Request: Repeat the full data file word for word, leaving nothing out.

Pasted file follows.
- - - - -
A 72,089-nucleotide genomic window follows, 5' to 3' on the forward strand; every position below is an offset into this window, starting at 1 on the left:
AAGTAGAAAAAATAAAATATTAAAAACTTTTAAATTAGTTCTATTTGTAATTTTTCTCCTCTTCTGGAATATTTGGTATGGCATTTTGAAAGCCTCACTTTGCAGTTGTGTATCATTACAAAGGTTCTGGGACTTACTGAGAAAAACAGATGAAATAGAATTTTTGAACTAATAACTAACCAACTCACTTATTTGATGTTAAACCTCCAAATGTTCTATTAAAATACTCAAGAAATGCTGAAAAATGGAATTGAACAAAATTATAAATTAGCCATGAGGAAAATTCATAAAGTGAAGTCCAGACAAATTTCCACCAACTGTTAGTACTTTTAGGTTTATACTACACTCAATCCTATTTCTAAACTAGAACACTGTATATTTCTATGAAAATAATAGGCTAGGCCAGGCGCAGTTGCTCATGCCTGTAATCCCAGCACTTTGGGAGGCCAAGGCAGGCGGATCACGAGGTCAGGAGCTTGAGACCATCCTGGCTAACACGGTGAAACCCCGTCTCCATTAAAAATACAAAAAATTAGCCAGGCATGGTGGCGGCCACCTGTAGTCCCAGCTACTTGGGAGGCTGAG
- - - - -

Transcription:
A 72,089-nucleotide genomic window follows, 5' to 3' on the forward strand; every position below is an offset into this window, starting at 1 on the left:
AAGTAGAAAAAATAAAATATTAAAAACTTTTAAATTAGTTCTATTTGTAATTTTTCTCCTCTTCTGGAATATTTGGTATGGCATTTTGAAAGCCTCACTTTGCAGTTGTGTATCATTACAAAGGTTCTGGGACTTACTGAGAAAAACAGATGAAATAGAATTTTTGAACTAATAACTAACCAACTCACTTATTTGATGTTAAACCTCCAAATGTTCTATTAAAATACTCAAGAAATGCTGAAAAATGGAATTGAACAAAATTATAAATTAGCCATGAGGAAAATTCATAAAGTGAAGTCCAGACAAATTTCCACCAACTGTTAGTACTTTTAGGTTTATACTACACTCAATCCTATTTCTAAACTAGAACACTGTATATTTCTATGAAAATAATAGGCTAGGCCAGGCGCAGTTGCTCATGCCTGTAATCCCAGCACTTTGGGAGGCCAAGGCAGGCGGATCACGAGGTCAGGAGCTTGAGACCATCCTGGCTAACACGGTGAAACCCCGTCTCCATTAAAAATACAAAAAATTAGCCAGGCATGGTGGCGGCCACCTGTAGTCCCAGCTACTTGGGAGGCTGAG